The snow hitting across the Northwest was causing havoc for travelers by road and by air. Travelers (or would-be travelers) at Roberts Field reported the airport closed Friday night, and a glance at the online flight status at http://www.flyrdm.com/?Flight-Status showed numerous flights canceled.
Chris Piper, a Bend resident who flew home from San Francisco Friday night via Seattle, said "if there was an Olympic "aviation snow landing category, our Alaska pilot would have received the gold medal!"
The airport had hoped to open by Saturday afternoon, but the snow wouldn't quit, so RDM remained shut, hoping now for a Sunday morning return to service (though the terminal remained open.)
Acting early, on Thursday night, Jefferson County and Culver schools canceled classes for Friday, while Redmond schools decided early Friday to delay classes by two hours.
As heavy snow again fell Friday afternoon, causing a rash of crashes, COCC announced for a second day that its campuses would close around the region at 5:30 p.m., as did OSU-Cascades.
Central Christian School in Redmond also decided to close for the day.
As the plows and shovels worked to clear snow Friday came word of more impacts on the High Desert. The Waldorf School of Bend announced an early, 1:30 p.m. release for all students, while the Sunriver Nature Center canceled a Friday night lecture, "Dead Fish Don't Lie II."
Wells Fargo was closing most of its Oregon branches at 2 p.m. Friday.
The Oregon DMV also limited its operations around the state, including no drive tests Friday in Madras or Redmond and no commercial drivers license tests in Bend, as well as traction tires required on all Class C drives. Prineville also had no drive tests but was reassessing for the afternoon.
Also, the Bend Boys & Girls Club has canceled its planned Fine Arts Event tonight due to the amount of expected snow.
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The U.S. Postal Service in Bend reported it was operating on normal routes and schedules Friday, but asked customers to please clear the path to mailboxes, so they can try to stay on schedule.
Mt. Bachelor reported six inches of new snow overnight and a 24-hour tally of eight inches, with it still coming down hard. On its much-delayed but warmly welcomed opening day, Hoodoo reported just over six inches of new snow in 24 hours for a 33-inch depth.
Before roads began to get slick around Bend, Thursday's worst troubles were in the Willamette Valley, where snowfall contributed to a 25-vehicle pileup and huge traffic jam on Interstate 5 north of Albany. Offices and schools were closing down -- so did the Oregon Legislature.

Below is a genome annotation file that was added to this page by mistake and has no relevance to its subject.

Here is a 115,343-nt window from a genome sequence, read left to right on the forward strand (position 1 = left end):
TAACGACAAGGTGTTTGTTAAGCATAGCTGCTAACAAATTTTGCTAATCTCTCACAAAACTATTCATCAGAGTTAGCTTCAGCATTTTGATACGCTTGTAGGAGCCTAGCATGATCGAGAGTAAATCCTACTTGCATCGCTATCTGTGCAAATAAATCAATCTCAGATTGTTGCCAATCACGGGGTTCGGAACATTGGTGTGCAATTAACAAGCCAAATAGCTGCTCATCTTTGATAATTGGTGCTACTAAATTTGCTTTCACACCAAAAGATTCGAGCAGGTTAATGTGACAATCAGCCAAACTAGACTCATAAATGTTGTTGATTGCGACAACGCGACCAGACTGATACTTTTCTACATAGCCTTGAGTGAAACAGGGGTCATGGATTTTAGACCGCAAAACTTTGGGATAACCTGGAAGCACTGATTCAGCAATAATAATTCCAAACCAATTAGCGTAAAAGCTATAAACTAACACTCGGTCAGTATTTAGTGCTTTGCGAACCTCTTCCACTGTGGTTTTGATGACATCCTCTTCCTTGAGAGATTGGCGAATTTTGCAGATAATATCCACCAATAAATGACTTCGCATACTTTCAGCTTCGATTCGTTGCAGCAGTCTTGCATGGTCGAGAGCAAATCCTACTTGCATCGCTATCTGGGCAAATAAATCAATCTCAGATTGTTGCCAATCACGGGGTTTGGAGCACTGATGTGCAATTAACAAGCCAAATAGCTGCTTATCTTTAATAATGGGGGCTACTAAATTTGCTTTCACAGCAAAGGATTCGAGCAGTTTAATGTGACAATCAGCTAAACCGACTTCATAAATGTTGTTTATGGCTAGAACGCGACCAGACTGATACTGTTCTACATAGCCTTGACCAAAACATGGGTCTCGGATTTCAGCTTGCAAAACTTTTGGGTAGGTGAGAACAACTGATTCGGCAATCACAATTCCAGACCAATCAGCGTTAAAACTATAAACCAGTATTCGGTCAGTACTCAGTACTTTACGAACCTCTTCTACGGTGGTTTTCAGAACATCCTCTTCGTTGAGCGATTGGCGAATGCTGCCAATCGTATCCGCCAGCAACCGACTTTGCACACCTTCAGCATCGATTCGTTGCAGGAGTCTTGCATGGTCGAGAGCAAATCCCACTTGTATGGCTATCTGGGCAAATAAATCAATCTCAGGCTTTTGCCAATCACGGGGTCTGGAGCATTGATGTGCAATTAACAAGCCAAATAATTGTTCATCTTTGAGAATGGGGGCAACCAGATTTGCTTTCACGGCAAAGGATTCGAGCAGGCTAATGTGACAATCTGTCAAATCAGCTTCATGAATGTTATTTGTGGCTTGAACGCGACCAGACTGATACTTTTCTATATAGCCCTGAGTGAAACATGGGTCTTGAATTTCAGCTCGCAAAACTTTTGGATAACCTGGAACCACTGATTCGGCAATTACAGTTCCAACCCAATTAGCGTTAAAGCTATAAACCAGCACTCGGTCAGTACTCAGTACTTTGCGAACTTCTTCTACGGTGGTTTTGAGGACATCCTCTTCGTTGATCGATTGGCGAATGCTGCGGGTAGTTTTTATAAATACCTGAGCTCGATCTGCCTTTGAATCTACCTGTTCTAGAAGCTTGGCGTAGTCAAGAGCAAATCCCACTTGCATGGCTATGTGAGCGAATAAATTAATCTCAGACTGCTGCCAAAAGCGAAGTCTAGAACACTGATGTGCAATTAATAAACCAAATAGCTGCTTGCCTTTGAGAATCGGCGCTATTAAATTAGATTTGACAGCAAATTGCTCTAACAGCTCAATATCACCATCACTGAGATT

"It looks like its kind of a normal winter storm, which at this point kind of everybody is waiting to have," ODOT Spokesman Peter Murphy said Wednesday. "It's the kind of thing we're prepared for all the time, so we're ready for it."
Murphy added that snow plow drivers and other ODOT employees will be working an extra four hours a day to keep the highways clear.
"We have crews that are on schedule for basically 12 hours for a shift, so we have the whole day covered," Murphy said.
Here's Thursday's ODOT travel advisory:
Motorists should prepare to use extreme caution as heavy winter weather may make for treacherous highway conditions in the Central Oregon area for the duration of this week.
Travelers to the Willamette Valley should prepare for significant snowfall in the Cascades, and snow and possible freezing rain and high winds in the Valley, Metro area and Columbia Gorge.
Motorists should stay up to date on the weather forecast and make sure to get safely situated before bad weather hits. This is especially true for storms forecast to hit near the end of the school day or the start of commute times.
Here are some winter driving tips for travelers:
If roads get icy, consider not driving or delaying your trip until the weather warms and the ice thaws.
Driving in ice or snow, allow plenty of stopping distance in case you or the car ahead lose control and watch out for pedestrians and bicyclists because stopping distances are so much longer.
ODOT sand trucks, plows and deicer trucks can't clear roads clogged with traffic. The more traffic stays off the road, the quicker roads can be treated.
Consider working from home or taking the day off until the roads are clear.
Don't abandon a vehicle in heavy traffic. This delays emergency responders, prevents plows and other maintenance equipment from getting through. Remain with your vehicle and call for help. If you leave your car, it could get towed.
With the latest storm moving through, it's good to remember to clear your sidewalks or snow. The City of Bend requires you to clear the sidewalks 24 hours after the snow has fallen.